Letter to Robin Walker MP about road violence, Wimbledon school tragedy and Thorneloe Walk
I found the recent tragic events at a Wimbledon primary school deeply upsetting; a driver in a Land Rover Defender crashed through a fence, killing an 8 year old girl and injuring many other staff and pupils who were celebrating the end of term. This cannot all end in nothing being done to prevent future tragedies happening, so I wrote to my MP about it. Some of this is reused from this letter as it expressed some of the points I wanted to make much better than I could.
Dear Mr Walker,
Like me, I am sure that you are utterly horrified by the recent tragedy in Wimbledon that resulted in the awful death of an 8 year old girl and left others in critical condition in hospital. Children and staff should be safe in primary school, but instead they have had motor violence visited upon them through no fault of their own.
Just down the road from the primary school in Wimbledon, both Andy and Jamie Murray have been taking part in The Championships. They were both pupils at Dunblane Primary School in 1996 when the massacre happened. The Conservative Government banned hand guns a year later - an action for which they are rightly commended, and we have not seen a similar incident since. A similar response is needed here.
My children are 10 and 7 years old, and attend St Barnabas CE Primary School, on Green Lane in Worcester. As you have visited the school multiple times over the years, I am sure you aware that one of the school’s lovely outdoor spaces, where children regularly play, is bordered by Green Lane. The possibility of a similar tragedy being visited upon local children, parents and staff should be plain for all to see.
We have seen a considerable increase in vehicles on the roads over the years, and the recent trend is for more and more of those vehicles to be SUVs – “cars” (such as they are still classed) that are far too large, too heavy, and too powerful for use on our streets. One has to wonder what the outcome in this case may have been had the vehicle been smaller, lighter, and less powerful – indeed would it have happened at all? Perhaps the “car” would have been going slower, it wouldn’t have breached the fence, and if it had, it would have caused less harm. We can only speculate, of course. But the physics is simple – more mass, more speed, and greater acceleration are all contributory negative factors when things go wrong, whether or not caused by careless or dangerous actions by the driver.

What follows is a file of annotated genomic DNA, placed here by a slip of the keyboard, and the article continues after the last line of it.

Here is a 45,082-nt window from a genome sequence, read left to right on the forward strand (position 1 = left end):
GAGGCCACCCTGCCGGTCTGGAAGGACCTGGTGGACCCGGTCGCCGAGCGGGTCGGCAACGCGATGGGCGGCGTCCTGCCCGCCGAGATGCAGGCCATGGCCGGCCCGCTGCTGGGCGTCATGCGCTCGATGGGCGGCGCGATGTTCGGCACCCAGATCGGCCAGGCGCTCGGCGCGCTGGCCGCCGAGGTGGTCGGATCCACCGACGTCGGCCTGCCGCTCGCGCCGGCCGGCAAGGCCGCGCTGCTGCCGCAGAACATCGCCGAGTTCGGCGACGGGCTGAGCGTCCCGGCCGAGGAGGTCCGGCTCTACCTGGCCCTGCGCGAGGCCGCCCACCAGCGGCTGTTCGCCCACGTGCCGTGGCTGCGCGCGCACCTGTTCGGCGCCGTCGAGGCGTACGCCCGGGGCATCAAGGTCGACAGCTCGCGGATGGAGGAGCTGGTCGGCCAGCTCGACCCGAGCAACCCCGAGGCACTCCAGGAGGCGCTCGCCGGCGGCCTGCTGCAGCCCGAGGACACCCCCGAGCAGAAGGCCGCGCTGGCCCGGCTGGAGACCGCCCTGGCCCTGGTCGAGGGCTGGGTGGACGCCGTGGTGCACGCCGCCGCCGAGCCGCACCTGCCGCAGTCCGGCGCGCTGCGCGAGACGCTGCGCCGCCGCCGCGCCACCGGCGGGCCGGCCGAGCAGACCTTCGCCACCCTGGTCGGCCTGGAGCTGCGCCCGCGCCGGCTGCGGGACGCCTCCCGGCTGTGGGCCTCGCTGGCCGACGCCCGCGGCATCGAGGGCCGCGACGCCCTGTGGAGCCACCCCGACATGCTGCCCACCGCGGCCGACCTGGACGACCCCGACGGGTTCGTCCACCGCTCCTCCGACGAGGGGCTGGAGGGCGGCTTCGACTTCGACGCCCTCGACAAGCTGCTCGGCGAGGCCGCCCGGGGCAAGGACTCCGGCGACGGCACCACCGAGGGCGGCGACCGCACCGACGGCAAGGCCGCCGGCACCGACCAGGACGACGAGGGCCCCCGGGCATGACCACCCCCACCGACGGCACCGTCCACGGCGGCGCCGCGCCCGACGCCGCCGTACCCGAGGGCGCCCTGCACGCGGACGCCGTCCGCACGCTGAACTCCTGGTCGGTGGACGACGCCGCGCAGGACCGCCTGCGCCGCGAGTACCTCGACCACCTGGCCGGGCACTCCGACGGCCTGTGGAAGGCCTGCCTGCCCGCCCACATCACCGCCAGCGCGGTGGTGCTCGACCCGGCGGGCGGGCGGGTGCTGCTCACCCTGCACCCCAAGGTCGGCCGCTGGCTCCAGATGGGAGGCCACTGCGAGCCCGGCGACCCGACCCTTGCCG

The profile of SUVs with their high front-ends is another deadly factor in their design, when compared to smaller cars – people impacted by SUVs are more likely to go under the vehicle, where an impact by a lower-profile vehicle may lead to pedestrian going over the bonnet with potentially very different outcomes.
These SUVs are designed within legal limits of course, and if I were to anticipate your reply then I suspect it might be along the lines of the market providing what people want. To that I say tough. The market has failed; resulting in companies producing machines that are deadly in design, wasteful in resources, and damaging to infrastructure. Our regulations must be tightened to bring this trend of larger vehicles to a stop.
There must be tighter restrictions on the size, weight, power, acceleration profile, and top speed of cars generally available. We need improvements to safety standards that better evaluates the harm the vehicle causes to people when involved in collisions, limiting the height of the front-end to minimise the risk of people going under the wheels.
We also need a tax regime that penalises drivers of larger, heavy, and more powerful vehicles to disincentivise their purchase and use, whilst reflecting the harm they pose to wider society on more than carbon emissions alone.
This is also a reminder that we need a School Street on Thorneloe Walk for St George’s Catholic Primary School by Autumn 2023. My neighbours send their children to this school, as does the Conservative candidate for St Stephen Ward, Tom Wisniewski. I personally encountered a lost driver in a large, powerful car outside the school as children were being dropped off on Friday while helping with that school’s Bike Bus.
We do not need delay from Mike Rouse, the cabinet member for Highways. He says he supports School Streets, yet consistently puts blocks in the way: the County doesn’t have a published policy on School Streets; the local Councillor must request one and demonstrate local support and supply volunteers; the local Councillor must pay for it from their devolved Highway funds. Worcestershire still has zero School Streets, and there cannot be a better candidate than Thorneloe Walk. Neighbouring Shropshire is implementing six trial School Streets, entirely funded by a grant from the Department for Transport. To me it looks like the Conservative run County Council is not interested in implementing the brilliant School Streets initiative set up by the Conservative Government.
What will you do in response to this, and other incidents of injury and death caused by the use of motor vehicles? Will it be “thoughts and prayers” and then carry on as normal, or will this spur on meaningful change?
Doing nothing is not an option.